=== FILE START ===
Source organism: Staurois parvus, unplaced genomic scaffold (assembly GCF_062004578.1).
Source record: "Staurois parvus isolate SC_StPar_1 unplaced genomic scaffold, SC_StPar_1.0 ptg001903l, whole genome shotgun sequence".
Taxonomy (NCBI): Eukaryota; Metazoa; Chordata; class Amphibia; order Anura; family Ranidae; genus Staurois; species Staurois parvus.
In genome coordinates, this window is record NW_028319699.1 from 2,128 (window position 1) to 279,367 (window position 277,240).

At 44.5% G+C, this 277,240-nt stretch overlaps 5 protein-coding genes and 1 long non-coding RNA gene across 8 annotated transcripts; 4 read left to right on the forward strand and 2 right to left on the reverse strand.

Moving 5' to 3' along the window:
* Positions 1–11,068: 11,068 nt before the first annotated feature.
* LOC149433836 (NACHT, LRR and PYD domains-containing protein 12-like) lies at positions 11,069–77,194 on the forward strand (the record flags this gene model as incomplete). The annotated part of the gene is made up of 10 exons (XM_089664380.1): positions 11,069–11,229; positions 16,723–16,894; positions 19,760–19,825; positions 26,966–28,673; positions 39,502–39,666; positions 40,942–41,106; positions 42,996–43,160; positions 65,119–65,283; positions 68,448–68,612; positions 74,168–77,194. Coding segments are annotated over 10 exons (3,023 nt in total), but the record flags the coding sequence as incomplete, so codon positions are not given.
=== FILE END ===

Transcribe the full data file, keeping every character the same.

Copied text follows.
Source organism: Staurois parvus, unplaced genomic scaffold (assembly GCF_062004578.1).
Source record: "Staurois parvus isolate SC_StPar_1 unplaced genomic scaffold, SC_StPar_1.0 ptg001903l, whole genome shotgun sequence".
Taxonomy (NCBI): Eukaryota; Metazoa; Chordata; class Amphibia; order Anura; family Ranidae; genus Staurois; species Staurois parvus.
In genome coordinates, this window is record NW_028319699.1 from 2,128 (window position 1) to 279,367 (window position 277,240).

At 44.5% G+C, this 277,240-nt stretch overlaps 5 protein-coding genes and 1 long non-coding RNA gene across 8 annotated transcripts; 4 read left to right on the forward strand and 2 right to left on the reverse strand.

Moving 5' to 3' along the window:
* Positions 1–11,068: 11,068 nt before the first annotated feature.
* LOC149433836 (NACHT, LRR and PYD domains-containing protein 12-like) lies at positions 11,069–77,194 on the forward strand (the record flags this gene model as incomplete). The annotated part of the gene is made up of 10 exons (XM_089664380.1): positions 11,069–11,229; positions 16,723–16,894; positions 19,760–19,825; positions 26,966–28,673; positions 39,502–39,666; positions 40,942–41,106; positions 42,996–43,160; positions 65,119–65,283; positions 68,448–68,612; positions 74,168–77,194. Coding segments are annotated over 10 exons (3,023 nt in total), but the record flags the coding sequence as incomplete, so codon positions are not given.